The complete guide for hypoglycemic Patients

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Symptoms of a hypoglycemic attack vary depending on how low the blood sugar level becomes. Some people may experience shakiness, sweating, dizziness, or lightheadedness. Others may feel nervous or irritable, have a headache, or have trouble concentrating. In some cases, a person may have slurred speech or even lose consciousness.

Some people become concerned when they feel symptoms of a hypoglycemic episode because it often occurs when they haven’t eaten in a while. But these symptoms should not be mistaken for hunger. It’s important to note that people with diabetes can experience a hypoglycemic attack even if their blood sugar level is not low.

The body uses blood sugar, also known as glucose, for energy:

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Glucose comes from the foods we eat and is stored in the liver and muscles for future use. It’s then used by the cells in our bodies to produce energy for everything we do – from brushing our teeth to running a marathon. If a person’s glucose level becomes too low, the cells in the body do not have enough fuel to function properly.

A hypoglycemic attack is most likely to occur when a person with diabetes injects insulin and skips a meal or exercises more than usual without eating enough food to compensate for the added activity. In some cases, a hypoglycemic attack can also be brought on by illness or infection, especially if the person is vomiting often.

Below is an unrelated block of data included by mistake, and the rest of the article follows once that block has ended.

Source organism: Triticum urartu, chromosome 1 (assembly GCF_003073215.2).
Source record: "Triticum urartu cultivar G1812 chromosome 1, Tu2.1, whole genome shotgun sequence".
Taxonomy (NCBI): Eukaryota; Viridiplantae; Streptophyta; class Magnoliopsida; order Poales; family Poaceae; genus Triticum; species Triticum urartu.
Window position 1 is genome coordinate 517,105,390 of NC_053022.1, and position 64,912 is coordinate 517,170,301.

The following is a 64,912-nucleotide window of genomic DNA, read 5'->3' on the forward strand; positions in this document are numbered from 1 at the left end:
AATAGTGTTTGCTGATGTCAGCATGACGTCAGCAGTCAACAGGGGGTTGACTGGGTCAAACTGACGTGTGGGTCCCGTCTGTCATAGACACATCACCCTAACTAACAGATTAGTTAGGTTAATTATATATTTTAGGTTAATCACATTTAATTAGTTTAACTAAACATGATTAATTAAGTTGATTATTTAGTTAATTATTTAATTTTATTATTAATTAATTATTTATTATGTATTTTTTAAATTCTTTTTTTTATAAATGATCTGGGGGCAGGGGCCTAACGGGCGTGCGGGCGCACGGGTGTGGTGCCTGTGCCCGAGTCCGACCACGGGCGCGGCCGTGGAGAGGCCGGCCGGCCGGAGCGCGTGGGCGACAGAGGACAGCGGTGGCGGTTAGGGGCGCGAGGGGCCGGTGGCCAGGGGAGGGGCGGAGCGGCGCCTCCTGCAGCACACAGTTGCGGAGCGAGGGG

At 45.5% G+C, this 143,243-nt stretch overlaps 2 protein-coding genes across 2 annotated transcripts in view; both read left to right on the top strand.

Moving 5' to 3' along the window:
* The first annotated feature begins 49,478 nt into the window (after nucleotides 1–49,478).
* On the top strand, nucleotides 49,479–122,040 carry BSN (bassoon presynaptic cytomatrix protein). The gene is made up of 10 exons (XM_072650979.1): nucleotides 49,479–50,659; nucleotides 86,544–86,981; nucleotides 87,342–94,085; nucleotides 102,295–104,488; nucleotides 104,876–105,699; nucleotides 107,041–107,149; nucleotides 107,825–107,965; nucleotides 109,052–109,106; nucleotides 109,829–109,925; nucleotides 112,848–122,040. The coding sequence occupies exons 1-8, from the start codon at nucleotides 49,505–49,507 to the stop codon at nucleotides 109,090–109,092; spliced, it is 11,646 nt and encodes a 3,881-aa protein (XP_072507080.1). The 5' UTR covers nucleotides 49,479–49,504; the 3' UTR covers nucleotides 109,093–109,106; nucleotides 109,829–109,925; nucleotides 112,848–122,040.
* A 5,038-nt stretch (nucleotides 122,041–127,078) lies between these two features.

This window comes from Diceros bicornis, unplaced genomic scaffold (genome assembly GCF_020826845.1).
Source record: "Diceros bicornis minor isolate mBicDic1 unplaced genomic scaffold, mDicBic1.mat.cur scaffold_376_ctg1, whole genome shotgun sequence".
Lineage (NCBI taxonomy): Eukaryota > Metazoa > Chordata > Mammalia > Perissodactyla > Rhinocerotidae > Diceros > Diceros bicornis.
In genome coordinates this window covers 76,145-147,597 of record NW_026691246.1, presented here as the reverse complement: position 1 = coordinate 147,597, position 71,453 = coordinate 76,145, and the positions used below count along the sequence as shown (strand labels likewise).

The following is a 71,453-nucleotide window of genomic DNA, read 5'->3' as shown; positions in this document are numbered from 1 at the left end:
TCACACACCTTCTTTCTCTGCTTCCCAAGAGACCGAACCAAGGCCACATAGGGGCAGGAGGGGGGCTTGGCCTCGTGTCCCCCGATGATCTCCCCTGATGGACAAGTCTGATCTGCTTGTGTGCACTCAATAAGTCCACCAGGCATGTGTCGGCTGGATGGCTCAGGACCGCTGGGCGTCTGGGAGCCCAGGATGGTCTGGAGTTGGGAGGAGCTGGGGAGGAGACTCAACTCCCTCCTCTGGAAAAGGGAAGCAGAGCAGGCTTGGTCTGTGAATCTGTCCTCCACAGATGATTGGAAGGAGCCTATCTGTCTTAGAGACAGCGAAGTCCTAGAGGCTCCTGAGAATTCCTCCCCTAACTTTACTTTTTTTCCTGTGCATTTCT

Some people who have hypoglycemic attacks feel symptoms of low blood sugar within 30 minutes after eating. Others may not notice symptoms for several hours after they eat. Symptoms usually subside in an hour or two. However, occasionally, symptoms may linger for several hours before going away.

People with diabetes should know how to prevent hypoglycemia:

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It is important that they understand the hazards of delayed or missed medication doses, especially if they are sick or not feeling well. People with diabetes need to be aware of their blood sugar level and report any lows right away. Those who experience severe or recurrent attacks should talk to their doctor.

A person experiencing a hypoglycemic attack needs immediate treatment to restore the blood sugar level to normal. The best way to avoid a hypoglycemic attack is for a person with diabetes to carefully monitor their glucose levels and follow a healthy eating plan that includes five or more servings of grains or starch daily.

People with diabetes should always carry a form of quick-acting sugar with them; such as glucose tablets, hard candy, juice, or another source of sugar in case symptoms do not resolve after eating and additional insulin has not been taken. It is important to speak with a doctor before treating a low blood sugar episode on one’s own.

An insulin overdose is when too much insulin has been injected into the body. This leads to blood sugar falling way too low, also known as hypoglycemia. This can happen to people with diabetes who mistakenly inject more insulin than they need for their current food intake, misjudge how much carbohydrate is in a meal or snack, exercise more than usual, or delay a meal.

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